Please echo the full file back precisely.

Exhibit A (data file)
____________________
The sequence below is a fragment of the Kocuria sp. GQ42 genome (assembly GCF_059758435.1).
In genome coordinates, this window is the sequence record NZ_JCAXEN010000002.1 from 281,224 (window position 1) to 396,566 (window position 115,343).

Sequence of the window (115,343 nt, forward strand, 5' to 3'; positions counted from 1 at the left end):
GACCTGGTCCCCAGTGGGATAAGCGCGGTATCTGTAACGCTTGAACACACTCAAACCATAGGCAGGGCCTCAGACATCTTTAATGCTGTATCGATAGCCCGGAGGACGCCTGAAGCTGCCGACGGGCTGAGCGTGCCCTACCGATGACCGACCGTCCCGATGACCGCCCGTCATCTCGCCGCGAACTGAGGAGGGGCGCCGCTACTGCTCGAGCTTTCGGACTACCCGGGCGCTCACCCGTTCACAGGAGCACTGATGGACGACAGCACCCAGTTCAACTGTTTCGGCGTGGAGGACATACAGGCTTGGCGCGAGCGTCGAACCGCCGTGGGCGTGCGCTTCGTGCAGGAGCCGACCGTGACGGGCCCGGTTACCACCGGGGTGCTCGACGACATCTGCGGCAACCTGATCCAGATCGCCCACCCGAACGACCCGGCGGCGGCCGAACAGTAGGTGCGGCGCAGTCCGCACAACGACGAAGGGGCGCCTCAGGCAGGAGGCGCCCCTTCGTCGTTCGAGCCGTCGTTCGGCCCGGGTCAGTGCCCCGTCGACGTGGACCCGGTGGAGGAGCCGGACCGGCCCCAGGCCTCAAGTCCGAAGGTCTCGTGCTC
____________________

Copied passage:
The sequence below is a fragment of the Kocuria sp. GQ42 genome (assembly GCF_059758435.1).
In genome coordinates, this window is the sequence record NZ_JCAXEN010000002.1 from 281,224 (window position 1) to 396,566 (window position 115,343).

Sequence of the window (115,343 nt, forward strand, 5' to 3'; positions counted from 1 at the left end):
GACCTGGTCCCCAGTGGGATAAGCGCGGTATCTGTAACGCTTGAACACACTCAAACCATAGGCAGGGCCTCAGACATCTTTAATGCTGTATCGATAGCCCGGAGGACGCCTGAAGCTGCCGACGGGCTGAGCGTGCCCTACCGATGACCGACCGTCCCGATGACCGCCCGTCATCTCGCCGCGAACTGAGGAGGGGCGCCGCTACTGCTCGAGCTTTCGGACTACCCGGGCGCTCACCCGTTCACAGGAGCACTGATGGACGACAGCACCCAGTTCAACTGTTTCGGCGTGGAGGACATACAGGCTTGGCGCGAGCGTCGAACCGCCGTGGGCGTGCGCTTCGTGCAGGAGCCGACCGTGACGGGCCCGGTTACCACCGGGGTGCTCGACGACATCTGCGGCAACCTGATCCAGATCGCCCACCCGAACGACCCGGCGGCGGCCGAACAGTAGGTGCGGCGCAGTCCGCACAACGACGAAGGGGCGCCTCAGGCAGGAGGCGCCCCTTCGTCGTTCGAGCCGTCGTTCGGCCCGGGTCAGTGCCCCGTCGACGTGGACCCGGTGGAGGAGCCGGACCGGCCCCAGGCCTCAAGTCCGAAGGTCTCGTGCTC